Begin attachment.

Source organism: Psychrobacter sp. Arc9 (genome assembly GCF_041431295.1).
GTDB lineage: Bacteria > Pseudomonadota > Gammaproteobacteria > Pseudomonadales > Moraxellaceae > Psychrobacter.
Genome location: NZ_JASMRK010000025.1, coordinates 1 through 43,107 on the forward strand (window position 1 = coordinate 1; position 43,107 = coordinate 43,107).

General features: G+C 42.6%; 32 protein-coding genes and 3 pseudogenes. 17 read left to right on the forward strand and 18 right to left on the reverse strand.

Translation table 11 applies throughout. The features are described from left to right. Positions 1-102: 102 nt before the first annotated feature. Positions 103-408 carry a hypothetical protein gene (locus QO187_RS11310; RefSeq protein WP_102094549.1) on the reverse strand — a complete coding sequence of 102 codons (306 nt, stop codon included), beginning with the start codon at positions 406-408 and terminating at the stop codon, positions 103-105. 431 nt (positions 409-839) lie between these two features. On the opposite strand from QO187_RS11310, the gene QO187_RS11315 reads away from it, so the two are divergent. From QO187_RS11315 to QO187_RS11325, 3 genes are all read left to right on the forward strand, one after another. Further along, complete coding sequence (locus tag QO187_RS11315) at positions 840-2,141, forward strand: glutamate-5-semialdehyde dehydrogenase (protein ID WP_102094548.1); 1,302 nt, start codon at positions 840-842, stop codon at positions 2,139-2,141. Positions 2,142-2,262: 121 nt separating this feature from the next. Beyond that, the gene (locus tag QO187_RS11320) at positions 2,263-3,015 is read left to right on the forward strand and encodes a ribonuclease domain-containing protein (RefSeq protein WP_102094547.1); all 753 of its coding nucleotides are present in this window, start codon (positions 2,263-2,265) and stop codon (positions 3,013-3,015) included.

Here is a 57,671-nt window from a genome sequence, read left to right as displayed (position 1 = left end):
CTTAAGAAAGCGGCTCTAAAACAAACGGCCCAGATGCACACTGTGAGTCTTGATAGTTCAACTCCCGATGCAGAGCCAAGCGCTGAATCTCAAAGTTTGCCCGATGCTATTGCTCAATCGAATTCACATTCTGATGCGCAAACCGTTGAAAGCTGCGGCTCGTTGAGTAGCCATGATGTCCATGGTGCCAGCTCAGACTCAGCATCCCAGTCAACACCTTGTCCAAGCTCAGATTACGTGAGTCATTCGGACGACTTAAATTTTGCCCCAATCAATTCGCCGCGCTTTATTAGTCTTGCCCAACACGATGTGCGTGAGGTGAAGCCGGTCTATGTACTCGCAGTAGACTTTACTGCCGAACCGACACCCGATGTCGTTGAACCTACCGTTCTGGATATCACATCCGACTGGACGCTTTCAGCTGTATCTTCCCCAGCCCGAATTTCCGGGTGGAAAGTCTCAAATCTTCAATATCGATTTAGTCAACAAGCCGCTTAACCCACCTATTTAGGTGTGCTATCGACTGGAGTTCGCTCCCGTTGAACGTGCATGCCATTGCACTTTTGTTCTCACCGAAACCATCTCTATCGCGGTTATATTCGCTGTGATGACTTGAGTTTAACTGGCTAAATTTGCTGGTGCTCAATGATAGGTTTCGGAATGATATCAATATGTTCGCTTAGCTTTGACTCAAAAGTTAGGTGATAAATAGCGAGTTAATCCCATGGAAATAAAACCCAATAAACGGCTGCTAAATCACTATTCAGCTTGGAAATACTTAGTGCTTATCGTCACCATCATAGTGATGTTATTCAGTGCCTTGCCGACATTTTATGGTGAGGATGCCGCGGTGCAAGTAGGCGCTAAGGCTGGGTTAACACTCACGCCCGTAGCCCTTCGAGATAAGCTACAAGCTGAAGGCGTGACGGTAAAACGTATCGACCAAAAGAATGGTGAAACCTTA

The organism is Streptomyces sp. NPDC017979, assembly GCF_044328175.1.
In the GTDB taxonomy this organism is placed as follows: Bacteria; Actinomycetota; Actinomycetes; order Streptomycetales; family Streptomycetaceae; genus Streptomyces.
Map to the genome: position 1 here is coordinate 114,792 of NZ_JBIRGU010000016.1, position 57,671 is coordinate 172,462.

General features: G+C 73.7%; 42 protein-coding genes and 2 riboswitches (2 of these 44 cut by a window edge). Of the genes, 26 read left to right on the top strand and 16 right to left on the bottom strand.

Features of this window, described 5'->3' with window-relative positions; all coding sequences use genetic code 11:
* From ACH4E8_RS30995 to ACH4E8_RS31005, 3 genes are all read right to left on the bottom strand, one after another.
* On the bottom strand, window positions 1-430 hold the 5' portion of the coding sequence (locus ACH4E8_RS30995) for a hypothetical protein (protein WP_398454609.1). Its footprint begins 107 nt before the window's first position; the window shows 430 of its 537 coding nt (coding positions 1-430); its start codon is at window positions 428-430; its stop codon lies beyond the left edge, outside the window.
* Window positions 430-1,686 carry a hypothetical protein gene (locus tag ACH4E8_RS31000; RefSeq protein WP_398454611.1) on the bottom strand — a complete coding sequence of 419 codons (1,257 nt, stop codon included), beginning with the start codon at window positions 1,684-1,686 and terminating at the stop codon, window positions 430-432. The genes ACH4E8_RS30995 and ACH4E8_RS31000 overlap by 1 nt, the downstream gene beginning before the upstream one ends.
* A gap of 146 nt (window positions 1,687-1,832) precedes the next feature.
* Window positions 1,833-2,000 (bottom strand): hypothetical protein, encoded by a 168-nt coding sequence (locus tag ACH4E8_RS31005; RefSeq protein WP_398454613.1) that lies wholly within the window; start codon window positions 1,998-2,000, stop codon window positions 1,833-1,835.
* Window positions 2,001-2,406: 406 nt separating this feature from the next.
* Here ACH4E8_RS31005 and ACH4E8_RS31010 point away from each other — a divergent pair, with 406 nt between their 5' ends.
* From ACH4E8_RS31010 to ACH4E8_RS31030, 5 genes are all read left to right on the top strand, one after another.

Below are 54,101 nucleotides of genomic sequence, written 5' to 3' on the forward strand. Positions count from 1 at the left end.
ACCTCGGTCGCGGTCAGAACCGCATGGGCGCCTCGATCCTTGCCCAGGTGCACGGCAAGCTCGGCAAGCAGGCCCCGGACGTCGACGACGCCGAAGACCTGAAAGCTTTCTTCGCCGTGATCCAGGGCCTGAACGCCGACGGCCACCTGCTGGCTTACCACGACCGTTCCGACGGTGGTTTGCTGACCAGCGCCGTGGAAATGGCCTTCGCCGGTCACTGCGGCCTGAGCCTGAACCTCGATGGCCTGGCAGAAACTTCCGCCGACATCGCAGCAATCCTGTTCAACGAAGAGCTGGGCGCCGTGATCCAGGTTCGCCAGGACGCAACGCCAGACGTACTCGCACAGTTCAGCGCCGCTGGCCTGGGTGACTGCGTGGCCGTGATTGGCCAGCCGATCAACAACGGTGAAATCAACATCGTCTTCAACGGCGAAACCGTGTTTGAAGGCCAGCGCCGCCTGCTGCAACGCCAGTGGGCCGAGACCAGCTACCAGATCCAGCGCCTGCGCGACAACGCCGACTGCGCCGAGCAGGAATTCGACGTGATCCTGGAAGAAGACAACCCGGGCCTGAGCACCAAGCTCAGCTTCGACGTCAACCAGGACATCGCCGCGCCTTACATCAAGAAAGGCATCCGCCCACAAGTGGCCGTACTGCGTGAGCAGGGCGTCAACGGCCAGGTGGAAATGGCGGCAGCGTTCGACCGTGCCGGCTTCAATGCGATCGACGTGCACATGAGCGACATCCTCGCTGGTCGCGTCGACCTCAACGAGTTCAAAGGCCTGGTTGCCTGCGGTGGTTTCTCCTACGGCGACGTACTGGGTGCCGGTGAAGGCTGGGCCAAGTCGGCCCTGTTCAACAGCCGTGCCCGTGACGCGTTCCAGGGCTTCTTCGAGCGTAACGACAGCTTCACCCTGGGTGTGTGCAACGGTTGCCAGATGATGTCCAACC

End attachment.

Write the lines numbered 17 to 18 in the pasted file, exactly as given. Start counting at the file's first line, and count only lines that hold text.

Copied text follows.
* Window positions 1,833-2,000 (bottom strand): hypothetical protein, encoded by a 168-nt coding sequence (locus tag ACH4E8_RS31005; RefSeq protein WP_398454613.1) that lies wholly within the window; start codon window positions 1,998-2,000, stop codon window positions 1,833-1,835.
* Window positions 2,001-2,406: 406 nt separating this feature from the next.